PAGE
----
Monday, August 15, 2016
Silver For Gevvie
The first is filled with drama as the outcome isn't decided until the very last second. That would be Usain Bolt's win in the 100 last night at the Olympics in Rio.
The second is when there is a performance - team or individual - that is simply legendary.
That one would be the other night with Katie Ledecky in the 800 freestyle. You probably saw it, and you probably know exactly what TB means.
TigerBlog will get back to Ledecky in a minute. And Bolt later in the week, though he will say that Bolt seems to be one of the most likeable athletes of all time. And one of the best.
Meanwhile, back at the pool, now that the swimming is over at the Olympics, TB has a few last comments.
First, Michael Phelps actually comes across as a pretty good, gracious sportsman. As someone so astutely told TigerBlog recently, it's not his fault the media gushes over him. That's actually what tortures TB about the whole Phelps phenomenon.
Yeah. Yeah. He has a mother. And a baby. Is there no one in the TV truck to say "maybe we've shown his mother enough?" And what in the world would lead someone trying to be a credible reporter to ask Phelps "what do you want Boomer to know about his father as he grows up?"
It's not Phelps' fault.
Second, TigerBlog's favorite American male swimmer is Nathan Adrian. He seems like a happy sort. And he looks like Sam Gravitte of Princeton's men's lacrosse team.
Lastly, there is Ledecky.
She won the 800 by 12 seconds, which by the way, is more than two seconds longer than it took Bolt to win the 100 last night. So yeah, 12 seconds. That's an eternity. And this is against the best swimmers in the world. They weren't even in the picture on TV when Ledecky touched the wall.
She destroyed the world record. She swam to a quick lead and then just kept getting stronger and stronger.
By the middle of the race, it was clear that this was something special. By the end, it was one of the greatest performances TigerBlog had ever seen from any athlete in any setting.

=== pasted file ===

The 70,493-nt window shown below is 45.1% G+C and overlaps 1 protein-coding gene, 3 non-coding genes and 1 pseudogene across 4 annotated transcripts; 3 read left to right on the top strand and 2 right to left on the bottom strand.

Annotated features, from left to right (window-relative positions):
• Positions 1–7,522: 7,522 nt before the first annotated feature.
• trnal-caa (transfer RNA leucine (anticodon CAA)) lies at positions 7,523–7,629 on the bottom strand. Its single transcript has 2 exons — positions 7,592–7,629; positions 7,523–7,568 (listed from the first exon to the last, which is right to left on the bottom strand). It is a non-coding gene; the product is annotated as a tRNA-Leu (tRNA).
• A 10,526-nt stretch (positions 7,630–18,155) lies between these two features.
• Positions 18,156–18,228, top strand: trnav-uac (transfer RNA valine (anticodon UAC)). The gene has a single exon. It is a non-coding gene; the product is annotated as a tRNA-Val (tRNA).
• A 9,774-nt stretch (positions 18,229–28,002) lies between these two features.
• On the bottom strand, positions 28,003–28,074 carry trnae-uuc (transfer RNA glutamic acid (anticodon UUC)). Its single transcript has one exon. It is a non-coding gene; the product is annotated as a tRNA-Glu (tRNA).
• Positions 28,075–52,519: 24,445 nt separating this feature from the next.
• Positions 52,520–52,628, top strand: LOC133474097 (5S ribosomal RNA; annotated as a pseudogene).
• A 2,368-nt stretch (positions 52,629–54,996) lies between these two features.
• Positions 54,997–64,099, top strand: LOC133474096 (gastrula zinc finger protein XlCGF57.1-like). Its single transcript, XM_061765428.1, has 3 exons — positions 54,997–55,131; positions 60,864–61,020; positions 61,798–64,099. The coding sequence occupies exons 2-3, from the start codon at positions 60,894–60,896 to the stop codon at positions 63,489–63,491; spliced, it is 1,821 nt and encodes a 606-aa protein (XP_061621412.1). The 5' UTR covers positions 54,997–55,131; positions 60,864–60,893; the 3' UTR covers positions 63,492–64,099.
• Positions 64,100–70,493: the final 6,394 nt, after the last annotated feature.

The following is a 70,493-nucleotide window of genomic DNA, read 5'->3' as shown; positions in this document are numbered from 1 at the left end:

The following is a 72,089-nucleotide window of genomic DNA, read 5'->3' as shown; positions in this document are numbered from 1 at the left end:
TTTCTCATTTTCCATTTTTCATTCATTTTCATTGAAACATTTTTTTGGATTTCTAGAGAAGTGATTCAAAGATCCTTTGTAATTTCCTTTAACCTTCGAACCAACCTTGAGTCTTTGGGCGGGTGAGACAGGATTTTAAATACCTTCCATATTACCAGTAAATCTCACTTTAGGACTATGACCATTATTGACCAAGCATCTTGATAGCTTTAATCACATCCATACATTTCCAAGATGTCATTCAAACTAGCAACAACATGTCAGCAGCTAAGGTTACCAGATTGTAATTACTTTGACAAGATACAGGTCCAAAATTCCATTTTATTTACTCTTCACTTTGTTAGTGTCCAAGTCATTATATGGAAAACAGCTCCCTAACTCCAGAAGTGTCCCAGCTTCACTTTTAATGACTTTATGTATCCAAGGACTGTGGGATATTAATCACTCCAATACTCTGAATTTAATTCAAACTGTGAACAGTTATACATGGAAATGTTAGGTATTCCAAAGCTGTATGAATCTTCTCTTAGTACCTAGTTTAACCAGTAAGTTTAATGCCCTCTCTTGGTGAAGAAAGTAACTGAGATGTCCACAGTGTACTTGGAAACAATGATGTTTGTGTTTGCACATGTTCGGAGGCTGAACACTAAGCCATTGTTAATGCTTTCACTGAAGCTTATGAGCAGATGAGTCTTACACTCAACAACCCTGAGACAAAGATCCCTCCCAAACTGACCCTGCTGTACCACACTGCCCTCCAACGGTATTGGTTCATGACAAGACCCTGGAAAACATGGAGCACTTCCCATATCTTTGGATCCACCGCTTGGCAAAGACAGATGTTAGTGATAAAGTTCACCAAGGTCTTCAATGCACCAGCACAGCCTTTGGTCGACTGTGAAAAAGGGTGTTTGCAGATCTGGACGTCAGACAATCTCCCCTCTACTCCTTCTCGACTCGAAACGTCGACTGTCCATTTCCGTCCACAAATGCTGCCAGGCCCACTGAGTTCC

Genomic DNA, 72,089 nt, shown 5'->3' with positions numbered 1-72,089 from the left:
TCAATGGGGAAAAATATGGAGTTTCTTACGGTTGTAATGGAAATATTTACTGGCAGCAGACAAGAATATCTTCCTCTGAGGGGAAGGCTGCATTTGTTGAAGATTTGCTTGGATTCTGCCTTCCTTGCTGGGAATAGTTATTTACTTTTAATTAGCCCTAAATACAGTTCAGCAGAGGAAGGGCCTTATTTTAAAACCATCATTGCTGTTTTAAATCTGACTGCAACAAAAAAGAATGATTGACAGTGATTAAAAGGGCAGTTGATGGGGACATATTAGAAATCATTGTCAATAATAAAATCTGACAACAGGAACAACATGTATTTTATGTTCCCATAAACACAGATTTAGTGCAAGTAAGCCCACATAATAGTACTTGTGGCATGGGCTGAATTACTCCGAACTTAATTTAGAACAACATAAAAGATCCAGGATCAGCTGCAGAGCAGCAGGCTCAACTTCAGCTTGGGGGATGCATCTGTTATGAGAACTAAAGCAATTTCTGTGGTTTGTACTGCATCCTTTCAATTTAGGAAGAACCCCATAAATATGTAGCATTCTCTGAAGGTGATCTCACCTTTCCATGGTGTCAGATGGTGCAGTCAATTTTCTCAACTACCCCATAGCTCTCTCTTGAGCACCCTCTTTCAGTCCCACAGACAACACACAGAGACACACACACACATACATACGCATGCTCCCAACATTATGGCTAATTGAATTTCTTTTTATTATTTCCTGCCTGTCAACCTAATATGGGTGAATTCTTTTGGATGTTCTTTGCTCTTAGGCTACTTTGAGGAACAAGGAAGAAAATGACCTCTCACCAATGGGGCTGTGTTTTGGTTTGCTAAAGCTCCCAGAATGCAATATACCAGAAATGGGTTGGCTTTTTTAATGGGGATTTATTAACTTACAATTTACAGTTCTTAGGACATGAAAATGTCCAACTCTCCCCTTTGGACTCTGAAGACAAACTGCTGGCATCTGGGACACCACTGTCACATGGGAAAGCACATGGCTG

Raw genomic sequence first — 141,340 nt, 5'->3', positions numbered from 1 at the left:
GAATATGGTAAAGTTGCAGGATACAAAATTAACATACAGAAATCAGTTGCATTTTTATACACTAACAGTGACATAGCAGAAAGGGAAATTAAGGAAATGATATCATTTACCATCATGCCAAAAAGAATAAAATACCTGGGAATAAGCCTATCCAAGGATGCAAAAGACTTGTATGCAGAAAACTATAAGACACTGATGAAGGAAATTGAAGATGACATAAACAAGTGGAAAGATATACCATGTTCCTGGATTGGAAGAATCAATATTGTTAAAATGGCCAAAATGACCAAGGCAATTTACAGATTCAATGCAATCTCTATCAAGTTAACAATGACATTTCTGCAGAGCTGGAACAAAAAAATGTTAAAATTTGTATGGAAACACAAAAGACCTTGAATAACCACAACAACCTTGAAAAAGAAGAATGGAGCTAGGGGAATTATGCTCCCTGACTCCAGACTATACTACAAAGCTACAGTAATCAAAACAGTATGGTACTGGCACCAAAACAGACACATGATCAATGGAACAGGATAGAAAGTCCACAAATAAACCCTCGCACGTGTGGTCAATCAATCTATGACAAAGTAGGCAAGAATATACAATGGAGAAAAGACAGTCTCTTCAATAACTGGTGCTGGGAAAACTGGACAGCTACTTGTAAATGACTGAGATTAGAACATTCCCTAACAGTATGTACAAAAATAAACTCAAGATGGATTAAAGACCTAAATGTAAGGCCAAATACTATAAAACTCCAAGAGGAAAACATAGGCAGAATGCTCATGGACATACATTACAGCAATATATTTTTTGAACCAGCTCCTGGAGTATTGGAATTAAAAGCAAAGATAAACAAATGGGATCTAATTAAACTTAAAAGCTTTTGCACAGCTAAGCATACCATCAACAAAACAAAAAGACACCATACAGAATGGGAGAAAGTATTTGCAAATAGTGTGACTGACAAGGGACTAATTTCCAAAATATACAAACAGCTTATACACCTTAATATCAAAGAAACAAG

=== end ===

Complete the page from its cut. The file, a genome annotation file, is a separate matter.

Phelps won five gold medals in Rio. Ledecky won four.
Phelps now has 23 Olympic gold medals, as well as three silvers and two bronze. He won a silver medal (in a three-way tie for second) in the 100 butterfly, and afterwards he was very respectful and very humble. It was great to see.
For some athletes, nothing short of gold is okay. For others, any medal will mean the fulfillment of a lifetime's dream.
TigerBlog has seen athlete after athlete in Rio who reacts to second or third in the same way as first. Yes, getting to the Olympics in the first place is huge. Yes, making it to a final is even bigger, and that's an accomplishment that will last a lifetime, regardless of where they finish.
But getting a medal? That pushes it over the top. And really, it's any medal.
Princeton has sent 13 athletes to the Games in Rio. Of those 13, six are left competing, and five will be competing today.
It starts around 9:30 this morning, when Donn Cabral runs in the 3,000 meter steeplechase heats. Four years ago in London Cabral reached the final, finishing eighth. That wasn't good enough for a medal, but that was still an amazing feat.